3. It's a great feeling indeed! Breakfast at Tiffany's was my first Capote, so I fell for him right away. Though I liked In Cold Blood and Other Voices, Other Rooms, I definitely wouldn't have been as impressed if I'd started there.

    I'm glad to hear you're enjoying the Ishiguro! It's one I want to read sometime.

  4. It is wonderful when I end up liking a book a lot more than I thought I would starting out. I am glad you enjoyed Breakfast at Tiffany's, Nat.

    I hope you have a great week. My husband and I are about to head out for lunch out on town.

  5. I remember reading In Cold Blood as a teenager and not being overly impressed either. It was good, but not earth-shattering, as you said. However, I haven't read any other Capote.

    As for what I'm reading, this weekend I finished up Murder on the Links by Agatha Christie and am now delving into Edwin O'Connor's Edge of Sadness, which was a winner of the Pulitzer Prize for Fiction back in the 1960s.

  6. I have an Ishiguro book on my pile to be read. I can't remember what it's called now. Once I'm finished with my library books, I'm going to read that one. Unless I get more library books which is entirely possible.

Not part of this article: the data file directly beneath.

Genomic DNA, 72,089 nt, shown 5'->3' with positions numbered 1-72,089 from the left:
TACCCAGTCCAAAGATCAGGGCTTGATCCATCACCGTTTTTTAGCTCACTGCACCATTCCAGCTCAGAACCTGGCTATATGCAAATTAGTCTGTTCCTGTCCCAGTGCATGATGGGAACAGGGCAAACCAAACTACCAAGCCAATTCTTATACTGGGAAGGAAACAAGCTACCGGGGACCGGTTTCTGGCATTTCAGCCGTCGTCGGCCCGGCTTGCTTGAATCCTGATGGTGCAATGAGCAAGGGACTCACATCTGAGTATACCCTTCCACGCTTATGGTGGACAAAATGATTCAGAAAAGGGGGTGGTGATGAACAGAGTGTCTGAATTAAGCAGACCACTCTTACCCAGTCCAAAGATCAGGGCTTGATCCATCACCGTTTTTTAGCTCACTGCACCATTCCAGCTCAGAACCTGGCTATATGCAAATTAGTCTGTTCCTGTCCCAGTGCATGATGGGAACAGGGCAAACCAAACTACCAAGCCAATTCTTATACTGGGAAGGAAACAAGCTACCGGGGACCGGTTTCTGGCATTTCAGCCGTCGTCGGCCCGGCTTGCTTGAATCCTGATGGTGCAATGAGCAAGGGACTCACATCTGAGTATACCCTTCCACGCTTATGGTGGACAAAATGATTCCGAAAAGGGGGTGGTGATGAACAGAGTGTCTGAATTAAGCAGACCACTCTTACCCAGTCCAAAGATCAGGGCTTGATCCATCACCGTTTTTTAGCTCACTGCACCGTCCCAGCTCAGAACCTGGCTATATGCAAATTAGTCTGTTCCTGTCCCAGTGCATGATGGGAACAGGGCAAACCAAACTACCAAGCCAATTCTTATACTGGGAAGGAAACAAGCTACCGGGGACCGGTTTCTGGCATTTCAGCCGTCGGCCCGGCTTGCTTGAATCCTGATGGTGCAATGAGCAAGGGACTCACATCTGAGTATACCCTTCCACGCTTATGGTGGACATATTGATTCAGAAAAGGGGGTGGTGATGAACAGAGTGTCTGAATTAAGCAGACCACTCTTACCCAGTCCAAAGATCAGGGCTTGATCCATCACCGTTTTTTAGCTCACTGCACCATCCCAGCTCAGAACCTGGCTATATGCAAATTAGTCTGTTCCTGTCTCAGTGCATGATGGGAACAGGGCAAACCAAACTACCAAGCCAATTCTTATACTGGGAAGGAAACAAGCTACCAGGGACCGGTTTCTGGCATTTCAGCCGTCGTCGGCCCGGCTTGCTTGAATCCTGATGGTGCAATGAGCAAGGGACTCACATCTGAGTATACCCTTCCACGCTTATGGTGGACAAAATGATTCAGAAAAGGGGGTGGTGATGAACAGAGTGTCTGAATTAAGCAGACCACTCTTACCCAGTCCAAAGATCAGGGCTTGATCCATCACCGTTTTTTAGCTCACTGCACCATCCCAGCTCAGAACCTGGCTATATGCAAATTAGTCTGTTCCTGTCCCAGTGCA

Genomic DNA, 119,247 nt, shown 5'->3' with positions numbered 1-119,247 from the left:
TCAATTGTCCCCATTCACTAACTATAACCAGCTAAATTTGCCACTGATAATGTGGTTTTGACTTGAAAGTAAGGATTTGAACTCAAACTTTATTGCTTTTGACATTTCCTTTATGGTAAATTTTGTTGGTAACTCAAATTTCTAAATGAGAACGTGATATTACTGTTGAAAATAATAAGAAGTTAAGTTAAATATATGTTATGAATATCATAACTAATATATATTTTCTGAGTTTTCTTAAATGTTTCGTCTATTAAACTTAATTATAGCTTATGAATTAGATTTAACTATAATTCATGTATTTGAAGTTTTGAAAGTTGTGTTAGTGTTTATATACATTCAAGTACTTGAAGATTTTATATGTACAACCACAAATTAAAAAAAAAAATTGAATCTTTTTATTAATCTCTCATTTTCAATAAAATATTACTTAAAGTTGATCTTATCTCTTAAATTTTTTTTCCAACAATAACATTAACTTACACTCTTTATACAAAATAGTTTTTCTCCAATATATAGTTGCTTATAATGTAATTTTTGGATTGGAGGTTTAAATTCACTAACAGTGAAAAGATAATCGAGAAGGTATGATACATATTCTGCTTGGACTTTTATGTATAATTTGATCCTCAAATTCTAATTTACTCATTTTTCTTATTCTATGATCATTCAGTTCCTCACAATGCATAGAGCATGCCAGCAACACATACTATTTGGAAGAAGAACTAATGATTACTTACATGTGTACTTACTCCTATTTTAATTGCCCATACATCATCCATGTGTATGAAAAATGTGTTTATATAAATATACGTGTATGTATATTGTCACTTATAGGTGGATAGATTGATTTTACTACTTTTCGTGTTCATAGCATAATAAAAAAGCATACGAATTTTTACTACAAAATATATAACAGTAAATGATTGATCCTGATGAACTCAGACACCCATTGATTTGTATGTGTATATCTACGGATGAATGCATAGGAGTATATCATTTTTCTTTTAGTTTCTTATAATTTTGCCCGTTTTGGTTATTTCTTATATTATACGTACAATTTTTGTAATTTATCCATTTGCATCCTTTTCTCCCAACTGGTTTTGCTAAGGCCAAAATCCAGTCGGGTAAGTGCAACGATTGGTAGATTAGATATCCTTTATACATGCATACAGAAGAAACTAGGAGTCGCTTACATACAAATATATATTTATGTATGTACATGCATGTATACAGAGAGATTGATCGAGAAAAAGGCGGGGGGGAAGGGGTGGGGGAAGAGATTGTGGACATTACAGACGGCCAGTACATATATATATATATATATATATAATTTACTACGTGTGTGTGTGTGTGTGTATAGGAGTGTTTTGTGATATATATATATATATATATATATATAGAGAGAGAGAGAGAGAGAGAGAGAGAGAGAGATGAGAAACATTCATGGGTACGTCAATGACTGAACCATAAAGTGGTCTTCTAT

This weekend I read a chicklit book, The Chocolate Run by Dorothy Koomson. Good, but not great.

  7. My time has been spent with Cormac McCarthy. The Road has been absolutely beautiful. And it fills me with great sadness that I won't have a chance to read much longer today.

    I'm glad you enjoyed the Capote. I haven't yet read anything by him (I know, I know, I need to get on that!) I may just start with Breakfast at Tiffany's since it was so good :)

    Happy reading!

  8. I think I enjoyed In Cold Blood better than Breakfast at Tiffany's. Unlike you, I had seen the movie before reading the book, so perhaps that's why I didn't love the book. I'll be interested to hear what you think of the film when you get a chance to watch it. I love the music!

    I've been enjoying Jodi Picoult's latest, Handle With Care, while writing a couple of reviews. I'm ready to get away from the computer and go curl up with some hot coffee and my book. Just came in from walking Annie and it's cold outside!! 32 (F) with snow on the ground. At least the sun was shining!

  9. I plan on reading another Ishiguro title this year, and I bought the Makioka Sisters for the Japanese Literature challenge but didn't get to it. I'll try again for the next one, though.

  10. See, I'm afraid that once I read In Cold Blood I won't find it earth-shattering either. One of these days I imagine I'll get to it.